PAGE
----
Wetherby MP alec Shelbrooke outlines the Queen's Speech in his Wetherby News column.
At the heart of the Queen's Speech last month was an agenda of economic wellbeing, focussed on increasing life chances and opportunity for people across the UK.
The push to roll out broadband to all houses, ensuring at least ten megabits per second, will help push our economy into a faster growing and competitive digital age, while at the same time increasing productivity and resources in manufacturing and service industries. Broadband is an issue our local councillors regularly raise with me as a problem for our smaller villages so I’ll be keen to see further detail coming out on this issue.
Similarly, for those who struggle to be part of traditional pension schemes because they don’t have consistent income, or those who just want to save for retirement, the Lifetime ISA will allow people to save as their circumstances allow with the added bonus of government support worth up to £1,000 a year.
None of the growth and prosperity that the Government wants to achieve here in Wetherby and across the UK will be possible without strong security at home and overseas, thereby securing stable economies with which to trade.
Contributing to global security the Queen’s Speech included an ongoing commitment to spend at least two per cent of GDP on defence; meeting a commitment of NATO membership. This was something members of the Wetherby branch of the Royal British Legion have lobbied me about over many years. Out of the 28 member states in NATO we are now only one of five delivering on this commitment, making our military budget of £35million the fifth largest in the world and the second largest of all NATO member states.
This is against a backdrop of a reinforced and modernised Russian military whose Supreme Commander-in-Chief is not afraid to push the boundaries of peace and sovereignty. Now more than ever the NATO alliance, on which I sit as a UK representative to the Parliamentary Assembly, plays an effective and well-functioning counterbalance to security threats.
Often events around the world seem so far away that many wonder why we should get involved but those events have an effect on us closer to home than most would recognise. Next week I’ll be revisiting Ukraine where the situation will need to be resolved peacefully as the European continent takes 25 per cent of its gas supply from Russia, via Ukraine.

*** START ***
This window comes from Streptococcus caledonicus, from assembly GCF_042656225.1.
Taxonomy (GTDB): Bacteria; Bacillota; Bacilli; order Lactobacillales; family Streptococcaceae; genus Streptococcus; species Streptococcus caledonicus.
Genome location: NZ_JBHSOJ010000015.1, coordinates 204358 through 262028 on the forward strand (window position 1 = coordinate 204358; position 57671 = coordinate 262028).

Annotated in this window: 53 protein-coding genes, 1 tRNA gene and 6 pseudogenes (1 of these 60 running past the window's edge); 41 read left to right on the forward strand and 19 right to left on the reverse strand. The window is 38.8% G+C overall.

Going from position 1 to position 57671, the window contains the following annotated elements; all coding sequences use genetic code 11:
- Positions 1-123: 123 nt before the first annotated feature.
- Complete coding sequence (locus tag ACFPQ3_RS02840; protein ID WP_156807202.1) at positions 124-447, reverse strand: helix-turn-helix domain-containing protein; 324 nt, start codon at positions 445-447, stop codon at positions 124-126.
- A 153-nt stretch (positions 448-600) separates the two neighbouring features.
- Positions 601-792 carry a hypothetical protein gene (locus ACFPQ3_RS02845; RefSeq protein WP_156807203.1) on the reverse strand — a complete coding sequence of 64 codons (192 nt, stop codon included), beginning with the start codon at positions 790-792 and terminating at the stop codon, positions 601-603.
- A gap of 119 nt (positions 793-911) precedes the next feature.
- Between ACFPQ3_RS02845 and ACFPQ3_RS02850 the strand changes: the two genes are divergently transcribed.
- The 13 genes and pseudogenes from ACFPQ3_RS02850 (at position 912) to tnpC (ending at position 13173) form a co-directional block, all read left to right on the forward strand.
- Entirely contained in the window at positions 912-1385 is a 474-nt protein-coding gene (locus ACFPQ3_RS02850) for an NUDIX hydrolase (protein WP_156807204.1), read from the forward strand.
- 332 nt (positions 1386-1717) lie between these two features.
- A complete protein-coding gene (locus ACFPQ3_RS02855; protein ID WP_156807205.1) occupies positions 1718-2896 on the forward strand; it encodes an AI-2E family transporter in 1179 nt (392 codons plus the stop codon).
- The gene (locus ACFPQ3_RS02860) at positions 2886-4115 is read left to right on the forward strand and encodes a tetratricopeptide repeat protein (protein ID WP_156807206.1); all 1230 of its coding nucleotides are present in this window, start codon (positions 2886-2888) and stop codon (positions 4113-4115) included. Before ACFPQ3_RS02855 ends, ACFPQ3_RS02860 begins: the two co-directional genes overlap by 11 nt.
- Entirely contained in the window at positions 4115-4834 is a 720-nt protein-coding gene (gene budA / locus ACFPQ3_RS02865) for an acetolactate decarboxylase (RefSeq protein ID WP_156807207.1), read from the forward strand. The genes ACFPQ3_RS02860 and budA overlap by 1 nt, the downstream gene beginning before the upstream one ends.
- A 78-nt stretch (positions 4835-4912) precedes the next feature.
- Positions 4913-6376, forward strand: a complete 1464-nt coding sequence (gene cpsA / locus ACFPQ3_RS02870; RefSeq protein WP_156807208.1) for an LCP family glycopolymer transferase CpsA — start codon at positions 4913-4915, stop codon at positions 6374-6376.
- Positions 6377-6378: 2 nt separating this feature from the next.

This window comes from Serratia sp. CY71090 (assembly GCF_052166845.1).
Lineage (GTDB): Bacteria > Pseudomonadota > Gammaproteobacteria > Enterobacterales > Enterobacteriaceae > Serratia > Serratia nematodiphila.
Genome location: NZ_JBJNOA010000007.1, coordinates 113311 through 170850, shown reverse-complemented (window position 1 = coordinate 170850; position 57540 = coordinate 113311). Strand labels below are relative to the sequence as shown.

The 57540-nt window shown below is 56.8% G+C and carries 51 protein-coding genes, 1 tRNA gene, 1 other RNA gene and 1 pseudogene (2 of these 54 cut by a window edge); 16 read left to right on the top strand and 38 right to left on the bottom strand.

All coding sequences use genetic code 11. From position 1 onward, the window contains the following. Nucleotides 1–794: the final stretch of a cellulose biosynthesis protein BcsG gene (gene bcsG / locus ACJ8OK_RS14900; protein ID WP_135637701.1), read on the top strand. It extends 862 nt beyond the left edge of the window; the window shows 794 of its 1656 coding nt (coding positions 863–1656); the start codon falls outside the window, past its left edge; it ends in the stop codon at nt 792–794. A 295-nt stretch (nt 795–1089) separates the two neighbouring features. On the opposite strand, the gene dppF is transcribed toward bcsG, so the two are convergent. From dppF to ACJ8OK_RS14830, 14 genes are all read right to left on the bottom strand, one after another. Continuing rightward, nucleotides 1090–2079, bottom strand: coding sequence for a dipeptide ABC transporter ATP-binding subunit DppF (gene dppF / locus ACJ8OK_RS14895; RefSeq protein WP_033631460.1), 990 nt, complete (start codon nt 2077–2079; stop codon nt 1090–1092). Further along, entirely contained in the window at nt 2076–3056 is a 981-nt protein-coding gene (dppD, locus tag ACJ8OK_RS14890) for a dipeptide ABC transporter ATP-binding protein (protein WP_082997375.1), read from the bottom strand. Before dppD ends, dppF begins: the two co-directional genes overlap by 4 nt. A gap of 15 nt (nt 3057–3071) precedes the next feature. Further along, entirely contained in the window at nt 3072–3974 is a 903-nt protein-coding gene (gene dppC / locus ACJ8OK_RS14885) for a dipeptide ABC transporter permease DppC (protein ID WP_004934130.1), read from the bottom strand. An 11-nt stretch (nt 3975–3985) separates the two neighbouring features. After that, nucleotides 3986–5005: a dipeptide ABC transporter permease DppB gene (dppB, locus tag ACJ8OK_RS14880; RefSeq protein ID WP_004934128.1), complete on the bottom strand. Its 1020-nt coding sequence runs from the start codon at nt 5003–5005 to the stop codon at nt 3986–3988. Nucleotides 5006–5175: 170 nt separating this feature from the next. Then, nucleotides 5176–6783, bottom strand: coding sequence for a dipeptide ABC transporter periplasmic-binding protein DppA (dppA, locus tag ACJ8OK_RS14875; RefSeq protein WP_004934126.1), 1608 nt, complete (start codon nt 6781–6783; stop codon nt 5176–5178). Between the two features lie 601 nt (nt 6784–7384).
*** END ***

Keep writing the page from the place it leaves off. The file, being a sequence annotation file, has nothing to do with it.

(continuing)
Europe remains a group of key markets for the UK taking 40 to 50 per cent of our exports, to European countries inside and outside of the EU. A disruption to their growth and productivity would reduce their ability to trade with us and therefore have a knock on effect to our own economy at home.
Ultimately, economic uncertainty always hits the poorest in society the hardest as a section of society with little ability to shelter themselves from circumstances out of their control.
It is against this backdrop of maintaining stability in world markets that the 0.7 per cent International Aid budget is as much an investment in our own security as it is a moral obligation.
The situation in Syria has seen over 11 million people displaced and neighbouring countries such as Jordan, Turkey and Lebanon have had to take the brunt of this refugee crisis.
To put into perspective the strain this has put on Lebanon, the equivalent proportion of refugees entering the UK compared to the country’s population would result in over 17 million people coming into our country. This pressure would cause our economy to buckle and it is therefore crucial – for moral reasons and for our own security – that we continue to play a role in international humanitarian assistance.
Without our support, these refugee camps could well collapse and the movement of millions of refuges will head towards European mainland. Although it is unlikely that they would reach our shores, this would have a significant impact on our European neighbours with whom we rely on economic growth for trade.
A one-nation programme for government must remain focussed on moving Great Britain to a high-wage, low-welfare economy so people can take responsibility of their own lives. That’s what I’ll be focussing on as Wetherby’s Member of Parliament over the next Parliamentary session.